A brave young South Carolina woman recently opened up about why she rejected abortion when she became pregnant at age 12 and has no regrets.
Two decades ago, Sharonda Jenkins gave birth to her baby girl when she was in sixth grade at Allendale Elementary School in South Carolina, according to The Island Packet.
It was extremely difficult, and many said Jenkins should have aborted her daughter. But she said she wants other young mothers to know that they can make it work, too.
“It’s never too late, and it’s not the end of your life,” Jenkins told the newspaper. “Keep going. It may hold you back a tad because for years you focus on the baby and not yourself, but keep going.”
Twenty years ago, Jenkins was 12 years old and did not realize she was pregnant. She said she was at a relative’s house with an older boy, and they were messing around and had sex. Five months went by before she and her family even realized she was pregnant.
The report continues:
She said she was too young to feel the joy an unborn baby’s heartbeat should bring to a mother.
“Once I saw her, that was a different story.”
When we talked about it recently, Sharonda could reflect on it as a 32-year-old married woman who has survived life’s darts.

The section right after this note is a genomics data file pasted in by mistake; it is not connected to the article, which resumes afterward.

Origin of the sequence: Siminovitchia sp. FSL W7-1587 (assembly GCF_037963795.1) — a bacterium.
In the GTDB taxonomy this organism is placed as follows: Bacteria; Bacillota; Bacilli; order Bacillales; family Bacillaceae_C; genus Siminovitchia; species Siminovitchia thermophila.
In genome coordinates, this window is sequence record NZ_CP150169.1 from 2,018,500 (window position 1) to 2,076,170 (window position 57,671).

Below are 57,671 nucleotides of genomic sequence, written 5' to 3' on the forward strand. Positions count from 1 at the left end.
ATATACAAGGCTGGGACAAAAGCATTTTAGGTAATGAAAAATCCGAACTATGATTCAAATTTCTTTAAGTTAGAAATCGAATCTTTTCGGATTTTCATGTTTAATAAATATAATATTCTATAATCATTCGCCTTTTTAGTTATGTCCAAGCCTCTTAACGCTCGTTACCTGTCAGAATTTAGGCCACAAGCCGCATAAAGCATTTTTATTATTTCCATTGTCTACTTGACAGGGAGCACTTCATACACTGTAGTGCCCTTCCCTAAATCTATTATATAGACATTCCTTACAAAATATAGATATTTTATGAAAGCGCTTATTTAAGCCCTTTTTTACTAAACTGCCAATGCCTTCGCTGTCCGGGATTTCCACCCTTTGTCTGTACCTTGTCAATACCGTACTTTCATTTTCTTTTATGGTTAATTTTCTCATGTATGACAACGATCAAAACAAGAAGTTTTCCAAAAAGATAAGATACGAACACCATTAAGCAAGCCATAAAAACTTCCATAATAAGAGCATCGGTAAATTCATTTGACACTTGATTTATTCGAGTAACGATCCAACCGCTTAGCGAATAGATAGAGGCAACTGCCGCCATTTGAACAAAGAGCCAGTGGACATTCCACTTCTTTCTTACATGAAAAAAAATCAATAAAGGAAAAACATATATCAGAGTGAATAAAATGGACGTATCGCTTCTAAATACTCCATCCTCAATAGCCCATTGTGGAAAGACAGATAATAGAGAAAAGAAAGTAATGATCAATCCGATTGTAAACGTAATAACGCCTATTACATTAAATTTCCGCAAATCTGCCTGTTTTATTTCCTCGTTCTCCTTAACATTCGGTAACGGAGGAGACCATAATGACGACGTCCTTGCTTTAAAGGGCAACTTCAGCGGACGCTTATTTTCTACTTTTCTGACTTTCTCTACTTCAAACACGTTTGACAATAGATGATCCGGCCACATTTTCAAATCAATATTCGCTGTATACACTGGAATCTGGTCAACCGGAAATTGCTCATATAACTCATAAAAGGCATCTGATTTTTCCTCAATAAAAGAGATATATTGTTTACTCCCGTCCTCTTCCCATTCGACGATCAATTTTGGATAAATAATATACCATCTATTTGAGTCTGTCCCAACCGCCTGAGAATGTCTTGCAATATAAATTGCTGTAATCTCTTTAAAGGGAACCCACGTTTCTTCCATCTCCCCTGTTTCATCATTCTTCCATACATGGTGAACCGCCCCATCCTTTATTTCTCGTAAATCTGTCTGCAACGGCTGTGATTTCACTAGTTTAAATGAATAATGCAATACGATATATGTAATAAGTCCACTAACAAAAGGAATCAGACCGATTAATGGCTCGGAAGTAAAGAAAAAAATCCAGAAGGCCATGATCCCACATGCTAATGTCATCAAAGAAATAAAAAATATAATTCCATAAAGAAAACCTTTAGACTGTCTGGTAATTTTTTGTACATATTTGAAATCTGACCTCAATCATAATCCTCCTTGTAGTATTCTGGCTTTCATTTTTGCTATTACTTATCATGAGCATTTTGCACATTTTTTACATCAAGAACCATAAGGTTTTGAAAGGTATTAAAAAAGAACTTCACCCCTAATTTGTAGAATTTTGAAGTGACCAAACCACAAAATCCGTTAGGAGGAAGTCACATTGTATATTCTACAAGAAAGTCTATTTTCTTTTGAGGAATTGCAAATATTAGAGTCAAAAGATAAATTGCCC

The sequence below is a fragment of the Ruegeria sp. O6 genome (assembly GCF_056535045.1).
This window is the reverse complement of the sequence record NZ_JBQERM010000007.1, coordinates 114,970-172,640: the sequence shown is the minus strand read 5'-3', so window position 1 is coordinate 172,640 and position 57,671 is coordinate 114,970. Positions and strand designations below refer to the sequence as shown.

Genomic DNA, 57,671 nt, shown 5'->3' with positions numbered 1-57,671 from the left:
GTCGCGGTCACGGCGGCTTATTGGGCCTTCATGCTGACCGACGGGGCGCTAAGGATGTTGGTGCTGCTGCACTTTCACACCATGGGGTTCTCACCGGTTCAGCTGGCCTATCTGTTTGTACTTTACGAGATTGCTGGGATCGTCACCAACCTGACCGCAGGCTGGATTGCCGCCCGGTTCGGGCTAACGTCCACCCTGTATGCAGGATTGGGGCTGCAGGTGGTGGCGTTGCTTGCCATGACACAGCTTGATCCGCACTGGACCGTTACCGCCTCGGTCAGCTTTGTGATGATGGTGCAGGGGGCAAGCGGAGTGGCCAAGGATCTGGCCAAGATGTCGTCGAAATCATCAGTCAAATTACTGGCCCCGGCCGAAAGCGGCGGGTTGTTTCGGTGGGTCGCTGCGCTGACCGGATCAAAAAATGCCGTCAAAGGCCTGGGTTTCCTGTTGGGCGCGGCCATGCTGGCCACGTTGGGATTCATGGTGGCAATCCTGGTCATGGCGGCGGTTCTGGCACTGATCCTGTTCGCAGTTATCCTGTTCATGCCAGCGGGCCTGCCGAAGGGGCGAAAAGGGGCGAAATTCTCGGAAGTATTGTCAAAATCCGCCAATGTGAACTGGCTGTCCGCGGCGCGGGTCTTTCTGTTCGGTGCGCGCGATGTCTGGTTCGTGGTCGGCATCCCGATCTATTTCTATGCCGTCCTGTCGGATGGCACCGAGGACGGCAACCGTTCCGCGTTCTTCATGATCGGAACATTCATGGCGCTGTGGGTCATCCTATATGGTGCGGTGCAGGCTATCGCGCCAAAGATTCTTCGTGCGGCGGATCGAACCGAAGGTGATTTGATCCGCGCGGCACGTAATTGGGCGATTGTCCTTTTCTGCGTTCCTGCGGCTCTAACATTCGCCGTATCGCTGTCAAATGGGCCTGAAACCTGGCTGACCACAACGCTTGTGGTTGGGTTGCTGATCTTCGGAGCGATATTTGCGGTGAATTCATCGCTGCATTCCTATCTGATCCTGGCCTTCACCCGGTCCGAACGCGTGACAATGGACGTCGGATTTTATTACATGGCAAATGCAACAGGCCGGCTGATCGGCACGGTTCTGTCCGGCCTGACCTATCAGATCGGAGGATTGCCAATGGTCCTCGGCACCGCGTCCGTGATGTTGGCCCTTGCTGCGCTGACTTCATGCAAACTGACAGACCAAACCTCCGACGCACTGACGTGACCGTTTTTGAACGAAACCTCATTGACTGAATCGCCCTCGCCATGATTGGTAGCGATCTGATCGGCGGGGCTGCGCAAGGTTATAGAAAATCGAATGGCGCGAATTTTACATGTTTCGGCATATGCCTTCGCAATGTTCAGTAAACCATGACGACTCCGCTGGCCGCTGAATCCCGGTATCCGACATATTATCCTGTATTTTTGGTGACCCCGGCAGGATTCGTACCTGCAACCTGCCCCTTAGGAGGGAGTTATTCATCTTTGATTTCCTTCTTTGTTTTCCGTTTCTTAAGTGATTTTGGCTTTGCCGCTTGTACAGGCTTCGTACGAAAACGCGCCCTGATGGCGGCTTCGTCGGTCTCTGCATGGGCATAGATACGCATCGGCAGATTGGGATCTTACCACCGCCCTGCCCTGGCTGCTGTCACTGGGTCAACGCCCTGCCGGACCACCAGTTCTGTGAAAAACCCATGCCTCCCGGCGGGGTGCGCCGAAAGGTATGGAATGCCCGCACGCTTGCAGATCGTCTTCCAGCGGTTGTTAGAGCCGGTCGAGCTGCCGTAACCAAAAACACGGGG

“I wouldn’t call my daughter a mistake,” she said. “I would say that about the sex. But she didn’t ask to be here.”
She said her mother never flung a fit or shamed her.
“I know she was hurt, and maybe she did feel it was her fault. But she just stepped in and started getting things done.”
For her part, “I just wanted to make sure I did everything I could for my baby.”
Jenkins said she faced a lot of criticism and stigma for being young and pregnant. Growing up in a small town, she said it was hard to escape the talk. Other mothers did not want their daughters to be around her, and she eventually left school, according to the report.
“Everyone had an opinion about me and how my mother should have taken me to get an abortion. It was easy for them to give their advice from the outside looking in when truthfully no one knows what they would have done until they were placed in the situation,” she remembered.
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The report continued:
Sharonda quickly noticed that all the blame was on her — never the boy.
“It was you, you, you — the grief I got from people,” she said. “But it takes two.”
Seared in her mind is an elderly woman telling her she wouldn’t amount to anything.
“You do look up to older people,” Sharonda said. “They are the ones who are supposed to have so much wisdom. I was 14 at the time. She was wrong. She was wrong. But at the time, being my age, and knowing her age, I believed it.”
Despite the harsh words, she returned to school the year after her daughter was born. In high school, she worked hard, balancing a part-time job, attending school and taking care of her baby girl; she graduated in 2004.
“I kind of wanted to prove some people wrong,” she said.
Last year, she earned a diploma in practical nursing and now works as an LPN in her home state, according to the report. She now is a wife and mother. Jenkins said she hopes her story will inspire other struggling mothers not to give up hope.
“I don’t care what anybody says, your life is not ruined,” she said.